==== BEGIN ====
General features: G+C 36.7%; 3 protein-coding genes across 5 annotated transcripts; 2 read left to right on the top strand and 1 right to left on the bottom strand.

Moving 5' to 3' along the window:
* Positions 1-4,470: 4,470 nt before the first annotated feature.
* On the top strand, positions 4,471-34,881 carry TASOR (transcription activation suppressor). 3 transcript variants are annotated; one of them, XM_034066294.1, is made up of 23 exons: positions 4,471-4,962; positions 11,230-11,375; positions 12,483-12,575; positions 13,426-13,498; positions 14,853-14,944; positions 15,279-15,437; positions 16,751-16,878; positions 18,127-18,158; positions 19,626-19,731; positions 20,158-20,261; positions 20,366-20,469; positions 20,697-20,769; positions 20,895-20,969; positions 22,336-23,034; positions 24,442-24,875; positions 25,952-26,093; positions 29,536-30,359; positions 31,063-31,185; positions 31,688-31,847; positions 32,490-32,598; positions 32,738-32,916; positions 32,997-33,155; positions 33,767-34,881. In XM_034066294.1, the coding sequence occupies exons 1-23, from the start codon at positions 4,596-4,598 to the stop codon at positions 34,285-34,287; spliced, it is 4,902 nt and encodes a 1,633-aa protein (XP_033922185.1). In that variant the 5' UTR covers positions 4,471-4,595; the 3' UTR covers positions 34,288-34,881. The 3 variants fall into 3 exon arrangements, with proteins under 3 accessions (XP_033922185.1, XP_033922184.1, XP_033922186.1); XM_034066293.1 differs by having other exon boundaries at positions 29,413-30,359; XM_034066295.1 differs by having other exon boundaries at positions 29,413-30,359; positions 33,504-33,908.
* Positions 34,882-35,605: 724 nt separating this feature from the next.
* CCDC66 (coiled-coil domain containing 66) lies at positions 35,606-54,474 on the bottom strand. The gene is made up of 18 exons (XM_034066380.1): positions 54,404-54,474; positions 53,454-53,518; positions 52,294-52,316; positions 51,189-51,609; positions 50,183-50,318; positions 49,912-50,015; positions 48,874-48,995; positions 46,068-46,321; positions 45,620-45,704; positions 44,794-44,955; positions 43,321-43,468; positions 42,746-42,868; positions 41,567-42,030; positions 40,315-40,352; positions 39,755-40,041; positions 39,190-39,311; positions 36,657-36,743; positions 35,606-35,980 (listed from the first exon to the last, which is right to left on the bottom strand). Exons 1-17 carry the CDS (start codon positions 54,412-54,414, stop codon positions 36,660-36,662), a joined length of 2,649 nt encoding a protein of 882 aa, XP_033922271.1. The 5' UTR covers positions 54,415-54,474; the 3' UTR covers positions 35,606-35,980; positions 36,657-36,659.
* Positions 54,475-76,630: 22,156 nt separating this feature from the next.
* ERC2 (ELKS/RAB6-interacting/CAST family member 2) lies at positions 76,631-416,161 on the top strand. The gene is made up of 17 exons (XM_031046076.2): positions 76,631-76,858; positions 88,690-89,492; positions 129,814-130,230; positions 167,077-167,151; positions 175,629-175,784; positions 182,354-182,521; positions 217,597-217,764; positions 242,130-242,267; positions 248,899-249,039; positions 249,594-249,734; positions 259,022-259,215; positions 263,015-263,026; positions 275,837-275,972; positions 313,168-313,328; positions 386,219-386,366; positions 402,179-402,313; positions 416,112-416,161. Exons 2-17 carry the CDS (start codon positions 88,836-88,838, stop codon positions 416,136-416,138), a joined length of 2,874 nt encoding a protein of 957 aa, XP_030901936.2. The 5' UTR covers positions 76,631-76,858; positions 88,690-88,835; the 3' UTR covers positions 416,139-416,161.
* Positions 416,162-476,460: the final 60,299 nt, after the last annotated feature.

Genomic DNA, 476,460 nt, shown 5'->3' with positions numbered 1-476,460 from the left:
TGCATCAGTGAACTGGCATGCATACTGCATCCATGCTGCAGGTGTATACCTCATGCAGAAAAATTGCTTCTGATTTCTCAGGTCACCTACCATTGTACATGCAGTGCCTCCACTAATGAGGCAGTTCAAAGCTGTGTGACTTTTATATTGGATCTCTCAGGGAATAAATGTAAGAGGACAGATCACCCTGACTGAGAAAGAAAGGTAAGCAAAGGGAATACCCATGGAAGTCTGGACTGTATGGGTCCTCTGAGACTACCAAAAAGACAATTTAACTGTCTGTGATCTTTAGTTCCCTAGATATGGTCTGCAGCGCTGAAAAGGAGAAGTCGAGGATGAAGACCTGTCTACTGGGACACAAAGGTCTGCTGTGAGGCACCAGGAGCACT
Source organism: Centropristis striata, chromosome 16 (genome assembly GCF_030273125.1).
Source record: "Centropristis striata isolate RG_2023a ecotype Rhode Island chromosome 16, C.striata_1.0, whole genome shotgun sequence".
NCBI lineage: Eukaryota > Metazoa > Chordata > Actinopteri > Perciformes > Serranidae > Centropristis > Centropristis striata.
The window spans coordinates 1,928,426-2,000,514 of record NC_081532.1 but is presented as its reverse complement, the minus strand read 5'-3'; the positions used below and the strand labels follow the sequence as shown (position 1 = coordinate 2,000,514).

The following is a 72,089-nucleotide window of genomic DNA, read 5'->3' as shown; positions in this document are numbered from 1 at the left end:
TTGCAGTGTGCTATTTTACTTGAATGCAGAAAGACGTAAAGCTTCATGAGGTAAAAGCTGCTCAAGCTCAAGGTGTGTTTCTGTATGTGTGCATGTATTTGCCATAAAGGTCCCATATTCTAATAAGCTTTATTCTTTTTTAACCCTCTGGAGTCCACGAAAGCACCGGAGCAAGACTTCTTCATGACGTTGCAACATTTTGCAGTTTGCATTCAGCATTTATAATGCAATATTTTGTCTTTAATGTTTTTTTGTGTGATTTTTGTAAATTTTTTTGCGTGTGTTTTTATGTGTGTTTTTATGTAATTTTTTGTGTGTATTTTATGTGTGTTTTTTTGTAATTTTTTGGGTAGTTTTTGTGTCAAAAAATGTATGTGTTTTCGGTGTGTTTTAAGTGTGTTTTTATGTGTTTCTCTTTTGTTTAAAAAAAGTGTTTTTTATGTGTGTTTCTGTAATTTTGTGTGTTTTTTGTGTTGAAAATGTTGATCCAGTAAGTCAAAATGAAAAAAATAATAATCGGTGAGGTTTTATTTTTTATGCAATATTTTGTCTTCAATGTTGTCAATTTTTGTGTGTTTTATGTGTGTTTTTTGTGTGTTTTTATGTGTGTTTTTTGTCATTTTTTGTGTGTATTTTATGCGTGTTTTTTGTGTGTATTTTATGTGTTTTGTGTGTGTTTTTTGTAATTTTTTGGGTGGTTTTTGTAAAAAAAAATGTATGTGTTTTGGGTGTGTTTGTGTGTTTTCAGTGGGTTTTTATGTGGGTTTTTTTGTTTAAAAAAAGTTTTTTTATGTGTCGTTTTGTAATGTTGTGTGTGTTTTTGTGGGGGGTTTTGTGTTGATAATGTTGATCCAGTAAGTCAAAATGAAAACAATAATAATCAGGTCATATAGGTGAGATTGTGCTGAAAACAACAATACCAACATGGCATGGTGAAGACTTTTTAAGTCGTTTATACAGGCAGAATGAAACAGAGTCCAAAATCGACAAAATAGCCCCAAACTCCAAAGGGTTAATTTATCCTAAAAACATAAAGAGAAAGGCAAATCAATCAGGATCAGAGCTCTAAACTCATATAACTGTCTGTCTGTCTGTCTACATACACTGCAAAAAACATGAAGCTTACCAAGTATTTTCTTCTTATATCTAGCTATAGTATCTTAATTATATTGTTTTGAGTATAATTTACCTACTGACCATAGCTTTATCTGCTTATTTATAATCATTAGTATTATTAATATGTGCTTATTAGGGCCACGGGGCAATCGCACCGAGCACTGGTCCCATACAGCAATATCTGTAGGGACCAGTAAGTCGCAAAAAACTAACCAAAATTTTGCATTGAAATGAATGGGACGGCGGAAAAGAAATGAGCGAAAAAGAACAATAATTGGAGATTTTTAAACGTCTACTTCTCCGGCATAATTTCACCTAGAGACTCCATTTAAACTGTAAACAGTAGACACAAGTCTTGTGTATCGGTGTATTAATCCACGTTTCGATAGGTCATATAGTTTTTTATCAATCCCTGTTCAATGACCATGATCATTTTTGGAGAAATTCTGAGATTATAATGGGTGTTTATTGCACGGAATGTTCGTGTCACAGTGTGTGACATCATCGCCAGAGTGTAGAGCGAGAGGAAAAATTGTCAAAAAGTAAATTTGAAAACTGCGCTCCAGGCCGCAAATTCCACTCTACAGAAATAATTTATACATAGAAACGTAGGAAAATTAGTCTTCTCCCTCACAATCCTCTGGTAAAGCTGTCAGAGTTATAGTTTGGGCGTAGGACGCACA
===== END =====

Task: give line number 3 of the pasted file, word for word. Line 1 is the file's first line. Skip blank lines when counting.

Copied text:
* Positions 1-4,470: 4,470 nt before the first annotated feature.